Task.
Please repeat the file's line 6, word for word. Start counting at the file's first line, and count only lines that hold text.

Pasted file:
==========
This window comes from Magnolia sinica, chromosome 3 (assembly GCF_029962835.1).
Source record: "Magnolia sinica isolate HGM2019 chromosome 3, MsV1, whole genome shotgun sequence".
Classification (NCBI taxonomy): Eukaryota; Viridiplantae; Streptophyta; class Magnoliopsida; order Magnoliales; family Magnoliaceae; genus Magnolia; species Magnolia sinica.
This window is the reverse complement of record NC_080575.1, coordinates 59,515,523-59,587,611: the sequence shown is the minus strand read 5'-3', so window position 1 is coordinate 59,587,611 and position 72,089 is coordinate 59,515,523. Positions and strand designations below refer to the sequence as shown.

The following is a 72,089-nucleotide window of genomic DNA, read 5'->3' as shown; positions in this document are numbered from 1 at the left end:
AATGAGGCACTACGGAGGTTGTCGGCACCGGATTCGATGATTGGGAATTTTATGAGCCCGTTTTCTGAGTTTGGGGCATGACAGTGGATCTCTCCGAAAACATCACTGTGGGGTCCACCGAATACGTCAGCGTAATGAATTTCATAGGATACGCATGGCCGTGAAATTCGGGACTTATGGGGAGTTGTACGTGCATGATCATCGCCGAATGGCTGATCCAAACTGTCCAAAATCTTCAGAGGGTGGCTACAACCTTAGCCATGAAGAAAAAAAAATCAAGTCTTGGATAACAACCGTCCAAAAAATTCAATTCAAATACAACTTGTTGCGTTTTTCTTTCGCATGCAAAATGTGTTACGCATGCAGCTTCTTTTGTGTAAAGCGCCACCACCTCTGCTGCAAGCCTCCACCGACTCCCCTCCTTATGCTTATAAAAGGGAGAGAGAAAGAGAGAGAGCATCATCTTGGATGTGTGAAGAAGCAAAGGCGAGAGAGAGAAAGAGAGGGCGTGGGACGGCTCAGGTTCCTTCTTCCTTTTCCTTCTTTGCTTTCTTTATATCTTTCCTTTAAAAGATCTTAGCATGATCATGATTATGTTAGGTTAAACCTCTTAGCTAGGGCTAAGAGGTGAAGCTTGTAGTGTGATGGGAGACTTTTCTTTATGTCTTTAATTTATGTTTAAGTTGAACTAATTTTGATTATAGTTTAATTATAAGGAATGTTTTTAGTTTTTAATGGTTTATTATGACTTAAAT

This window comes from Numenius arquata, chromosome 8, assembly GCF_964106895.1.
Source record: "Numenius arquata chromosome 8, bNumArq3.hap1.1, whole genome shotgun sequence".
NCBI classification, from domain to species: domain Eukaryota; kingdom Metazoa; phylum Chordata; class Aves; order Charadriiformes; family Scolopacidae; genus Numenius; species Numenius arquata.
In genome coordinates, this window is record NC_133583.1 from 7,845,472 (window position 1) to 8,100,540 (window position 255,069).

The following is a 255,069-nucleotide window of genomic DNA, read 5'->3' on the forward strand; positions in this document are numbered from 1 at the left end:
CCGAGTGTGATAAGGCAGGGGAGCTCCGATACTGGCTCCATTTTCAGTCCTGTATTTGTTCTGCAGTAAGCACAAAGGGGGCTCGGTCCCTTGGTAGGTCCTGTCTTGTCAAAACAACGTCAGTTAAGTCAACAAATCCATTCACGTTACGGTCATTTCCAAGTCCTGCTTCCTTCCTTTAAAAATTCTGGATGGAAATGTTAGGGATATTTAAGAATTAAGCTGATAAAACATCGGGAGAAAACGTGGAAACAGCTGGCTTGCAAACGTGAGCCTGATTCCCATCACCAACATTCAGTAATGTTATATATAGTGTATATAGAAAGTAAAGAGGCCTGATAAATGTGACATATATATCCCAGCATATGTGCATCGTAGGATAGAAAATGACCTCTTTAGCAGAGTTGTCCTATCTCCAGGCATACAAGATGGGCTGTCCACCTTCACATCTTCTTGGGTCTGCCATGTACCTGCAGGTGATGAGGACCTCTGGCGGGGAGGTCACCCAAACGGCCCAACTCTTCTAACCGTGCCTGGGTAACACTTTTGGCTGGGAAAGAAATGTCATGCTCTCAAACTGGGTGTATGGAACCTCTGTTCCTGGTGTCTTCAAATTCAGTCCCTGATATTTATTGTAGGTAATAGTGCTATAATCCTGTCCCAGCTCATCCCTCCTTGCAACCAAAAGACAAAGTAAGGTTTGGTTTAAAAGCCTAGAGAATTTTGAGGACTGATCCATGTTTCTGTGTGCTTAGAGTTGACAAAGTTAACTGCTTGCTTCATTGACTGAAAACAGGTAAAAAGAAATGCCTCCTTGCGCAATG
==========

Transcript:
AATGAGGCACTACGGAGGTTGTCGGCACCGGATTCGATGATTGGGAATTTTATGAGCCCGTTTTCTGAGTTTGGGGCATGACAGTGGATCTCTCCGAAAACATCACTGTGGGGTCCACCGAATACGTCAGCGTAATGAATTTCATAGGATACGCATGGCCGTGAAATTCGGGACTTATGGGGAGTTGTACGTGCATGATCATCGCCGAATGGCTGATCCAAACTGTCCAAAATCTTCAGAGGGTGGCTACAACCTTAGCCATGAAGAAAAAAAAATCAAGTCTTGGATAACAACCGTCCAAAAAATTCAATTCAAATACAACTTGTTGCGTTTTTCTTTCGCATGCAAAATGTGTTACGCATGCAGCTTCTTTTGTGTAAAGCGCCACCACCTCTGCTGCAAGCCTCCACCGACTCCCCTCCTTATGCTTATAAAAGGGAGAGAGAAAGAGAGAGAGCATCATCTTGGATGTGTGAAGAAGCAAAGGCGAGAGAGAGAAAGAGAGGGCGTGGGACGGCTCAGGTTCCTTCTTCCTTTTCCTTCTTTGCTTTCTTTATATCTTTCCTTTAAAAGATCTTAGCATGATCATGATTATGTTAGGTTAAACCTCTTAGCTAGGGCTAAGAGGTGAAGCTTGTAGTGTGATGGGAGACTTTTCTTTATGTCTTTAATTTATGTTTAAGTTGAACTAATTTTGATTATAGTTTAATTATAAGGAATGTTTTTAGTTTTTAATGGTTTATTATGACTTAAAT